How pawn shops work

Cecil Whig - - & & -

In the wake of Amer­ica’s big eco­nomic cri­sis back in 2008, dol­lar stores and thrift stores have seen a big resur­gence. And now, an­other kind of re­tail quasi-lender is com­mand­ing all kinds of at­ten­tion from sellers and buy­ers: pawn­shops.

A pawn­shop, owned and op­er­ated by a pawn­bro­ker, makes se­cured loans on per­sonal prop­erty that cus­tomers leave as col­lat­eral. The cus­tomer can re­deem the prop­erty when the loan and loan in­ter­est are paid off.

In­ter­est rates charged by pawn­shops, which in some states are reg­u­lated by state and lo­cal laws, can range from 5 to 6 per­cent per month. That’s high, I know, but we’re talk­ing very short-term loans here. And the loans are on merchandise that is of­ten used and in some cases sus­pect be­cause it’s im­pos­si­ble for the bro­ker to pre­dict the col­lat­eral’s true value, should he have to sell it to re­coup the money lent.

Pawn­bro­kers ac­cept a va­ri­ety of per­sonal prop­erty as col­lat­eral — jew­elry, clocks, com­put­ers, firearms, art, elec­tron­ics and col­lectibles. When a pledged item is not re­deemed, bro­kers are re­quired to no­tify the cus­tomer that the loan pe­riod has ex­pired and give the cus­tomer a fi­nal op­por­tu­nity to re­deem the prop­erty. Once ex­pired, the bro­ker has the right to sell the item. In some states, the pawn­bro­ker gets to keep the full pro­ceeds from the sale; in oth­ers, once the loan and in­ter­est is re­cov­ered, the bal­ance of the sale price, or some por­tion thereof, is paid to the pawner.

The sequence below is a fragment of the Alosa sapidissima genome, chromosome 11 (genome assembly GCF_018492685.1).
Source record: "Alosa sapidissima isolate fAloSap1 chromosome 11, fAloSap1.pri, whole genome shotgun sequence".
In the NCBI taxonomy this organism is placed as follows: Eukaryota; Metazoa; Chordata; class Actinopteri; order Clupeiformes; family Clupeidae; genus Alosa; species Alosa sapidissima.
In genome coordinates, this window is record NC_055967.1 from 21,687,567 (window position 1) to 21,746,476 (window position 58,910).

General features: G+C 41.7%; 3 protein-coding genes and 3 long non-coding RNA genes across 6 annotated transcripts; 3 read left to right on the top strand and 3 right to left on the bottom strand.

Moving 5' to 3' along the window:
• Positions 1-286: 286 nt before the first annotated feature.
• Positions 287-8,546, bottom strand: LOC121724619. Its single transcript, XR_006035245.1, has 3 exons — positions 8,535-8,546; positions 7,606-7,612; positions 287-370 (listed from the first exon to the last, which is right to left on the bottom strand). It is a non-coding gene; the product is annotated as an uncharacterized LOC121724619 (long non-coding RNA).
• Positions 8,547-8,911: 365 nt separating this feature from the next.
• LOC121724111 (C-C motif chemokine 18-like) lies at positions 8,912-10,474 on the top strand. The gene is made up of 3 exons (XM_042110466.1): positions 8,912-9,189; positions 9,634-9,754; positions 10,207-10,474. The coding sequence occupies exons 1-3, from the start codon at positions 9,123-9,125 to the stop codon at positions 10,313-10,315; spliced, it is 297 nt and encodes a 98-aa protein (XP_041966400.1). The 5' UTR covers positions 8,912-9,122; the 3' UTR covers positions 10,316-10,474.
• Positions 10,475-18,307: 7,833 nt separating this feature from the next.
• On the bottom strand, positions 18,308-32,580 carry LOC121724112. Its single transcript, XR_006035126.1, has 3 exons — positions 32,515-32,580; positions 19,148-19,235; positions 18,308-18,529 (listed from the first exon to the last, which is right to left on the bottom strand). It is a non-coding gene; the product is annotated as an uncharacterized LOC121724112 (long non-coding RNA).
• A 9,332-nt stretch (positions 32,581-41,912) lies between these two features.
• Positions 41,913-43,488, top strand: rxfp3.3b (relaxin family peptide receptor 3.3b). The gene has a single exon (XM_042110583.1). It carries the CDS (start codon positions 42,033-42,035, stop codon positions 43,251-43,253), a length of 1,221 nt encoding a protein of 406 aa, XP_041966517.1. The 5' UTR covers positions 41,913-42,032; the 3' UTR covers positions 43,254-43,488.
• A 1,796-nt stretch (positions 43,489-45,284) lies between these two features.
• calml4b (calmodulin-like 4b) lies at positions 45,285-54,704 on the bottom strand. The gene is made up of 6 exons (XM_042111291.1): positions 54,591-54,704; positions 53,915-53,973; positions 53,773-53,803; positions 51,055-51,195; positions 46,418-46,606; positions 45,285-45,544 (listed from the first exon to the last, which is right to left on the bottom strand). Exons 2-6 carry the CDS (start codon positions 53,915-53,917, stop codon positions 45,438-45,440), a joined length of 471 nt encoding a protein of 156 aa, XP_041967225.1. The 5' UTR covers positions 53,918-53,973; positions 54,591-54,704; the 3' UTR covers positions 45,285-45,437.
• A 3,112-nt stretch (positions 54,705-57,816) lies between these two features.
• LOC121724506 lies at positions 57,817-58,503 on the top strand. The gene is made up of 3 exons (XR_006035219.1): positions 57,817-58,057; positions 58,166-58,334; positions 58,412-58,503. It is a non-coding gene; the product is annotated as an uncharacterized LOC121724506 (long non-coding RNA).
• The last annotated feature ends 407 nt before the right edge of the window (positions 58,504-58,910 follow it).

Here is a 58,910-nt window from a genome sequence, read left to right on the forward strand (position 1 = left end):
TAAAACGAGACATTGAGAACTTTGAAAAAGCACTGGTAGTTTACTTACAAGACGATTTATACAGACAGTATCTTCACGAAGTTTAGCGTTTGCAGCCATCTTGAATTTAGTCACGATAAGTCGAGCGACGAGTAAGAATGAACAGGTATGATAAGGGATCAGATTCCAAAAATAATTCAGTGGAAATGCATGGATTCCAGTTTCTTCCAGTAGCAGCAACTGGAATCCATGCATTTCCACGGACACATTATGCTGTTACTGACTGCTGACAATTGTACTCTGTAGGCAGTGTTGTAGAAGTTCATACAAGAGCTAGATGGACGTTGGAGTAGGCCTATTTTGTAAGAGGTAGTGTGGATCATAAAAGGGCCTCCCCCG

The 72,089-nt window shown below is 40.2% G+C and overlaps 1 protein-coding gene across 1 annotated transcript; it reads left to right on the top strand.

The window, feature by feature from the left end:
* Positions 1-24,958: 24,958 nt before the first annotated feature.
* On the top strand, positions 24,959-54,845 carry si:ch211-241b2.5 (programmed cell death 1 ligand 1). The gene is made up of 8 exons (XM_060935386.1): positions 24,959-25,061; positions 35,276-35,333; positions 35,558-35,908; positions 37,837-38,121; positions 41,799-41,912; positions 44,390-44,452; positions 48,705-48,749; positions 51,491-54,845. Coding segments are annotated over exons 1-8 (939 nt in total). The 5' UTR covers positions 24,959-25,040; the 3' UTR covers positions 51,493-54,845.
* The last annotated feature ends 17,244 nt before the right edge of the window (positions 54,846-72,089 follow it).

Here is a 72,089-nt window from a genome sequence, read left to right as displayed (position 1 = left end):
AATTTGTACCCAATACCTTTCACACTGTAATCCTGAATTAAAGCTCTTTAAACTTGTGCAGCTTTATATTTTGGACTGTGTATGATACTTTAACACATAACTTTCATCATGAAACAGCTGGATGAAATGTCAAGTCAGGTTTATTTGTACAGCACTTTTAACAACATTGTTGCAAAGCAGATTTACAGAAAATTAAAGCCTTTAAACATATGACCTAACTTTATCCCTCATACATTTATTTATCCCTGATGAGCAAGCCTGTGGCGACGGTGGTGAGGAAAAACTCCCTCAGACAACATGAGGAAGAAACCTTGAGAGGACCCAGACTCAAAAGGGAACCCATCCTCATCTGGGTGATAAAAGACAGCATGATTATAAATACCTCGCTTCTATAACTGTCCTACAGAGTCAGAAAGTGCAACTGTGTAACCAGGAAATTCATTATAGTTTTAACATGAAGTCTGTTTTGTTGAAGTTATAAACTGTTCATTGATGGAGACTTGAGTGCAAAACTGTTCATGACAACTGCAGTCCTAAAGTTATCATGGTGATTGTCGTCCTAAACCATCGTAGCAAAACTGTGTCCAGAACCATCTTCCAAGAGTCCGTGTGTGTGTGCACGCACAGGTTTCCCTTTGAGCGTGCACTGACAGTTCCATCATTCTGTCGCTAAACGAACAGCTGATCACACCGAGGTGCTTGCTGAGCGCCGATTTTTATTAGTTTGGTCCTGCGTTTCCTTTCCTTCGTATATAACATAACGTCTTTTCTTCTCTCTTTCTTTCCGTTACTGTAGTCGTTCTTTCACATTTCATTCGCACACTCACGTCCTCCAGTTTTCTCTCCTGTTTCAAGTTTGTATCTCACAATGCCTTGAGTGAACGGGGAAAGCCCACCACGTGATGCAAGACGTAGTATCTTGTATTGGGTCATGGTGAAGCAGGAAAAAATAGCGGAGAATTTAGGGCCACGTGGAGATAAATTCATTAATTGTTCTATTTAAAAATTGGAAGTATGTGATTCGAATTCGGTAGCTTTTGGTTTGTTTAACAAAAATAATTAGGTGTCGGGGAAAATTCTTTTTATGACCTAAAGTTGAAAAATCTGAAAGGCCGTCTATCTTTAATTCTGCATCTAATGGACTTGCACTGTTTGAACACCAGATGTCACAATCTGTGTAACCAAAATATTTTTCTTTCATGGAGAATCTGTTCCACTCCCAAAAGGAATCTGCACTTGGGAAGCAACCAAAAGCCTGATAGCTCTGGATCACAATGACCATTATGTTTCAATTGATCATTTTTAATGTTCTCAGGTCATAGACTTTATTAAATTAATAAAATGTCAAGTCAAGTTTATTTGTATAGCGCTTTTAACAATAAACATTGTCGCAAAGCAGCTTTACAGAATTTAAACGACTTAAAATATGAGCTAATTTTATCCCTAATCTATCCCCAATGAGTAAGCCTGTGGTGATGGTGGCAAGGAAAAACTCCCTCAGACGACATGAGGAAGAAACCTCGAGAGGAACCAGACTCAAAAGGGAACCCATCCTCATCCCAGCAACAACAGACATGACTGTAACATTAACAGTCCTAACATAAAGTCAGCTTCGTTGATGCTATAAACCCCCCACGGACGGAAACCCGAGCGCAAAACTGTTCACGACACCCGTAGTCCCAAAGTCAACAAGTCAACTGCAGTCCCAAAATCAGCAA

A pawn­shop may not be the best place to liq­ui­date items you wish to sell out­right. But for the per­son who needs some quick cash and is will­ing to put up some­thing of value to se­cure a loan, a pawn­shop could be the right choice.

Now, let me point out the up­side of a pawn­shop: bar­gains. Go to a pawn­shop if you’ve never been to one. Ex­pect to find a large va­ri­ety of jew­elry, power tools, elec­tron­ics, cam­eras, com­puter games and com­put­ers.

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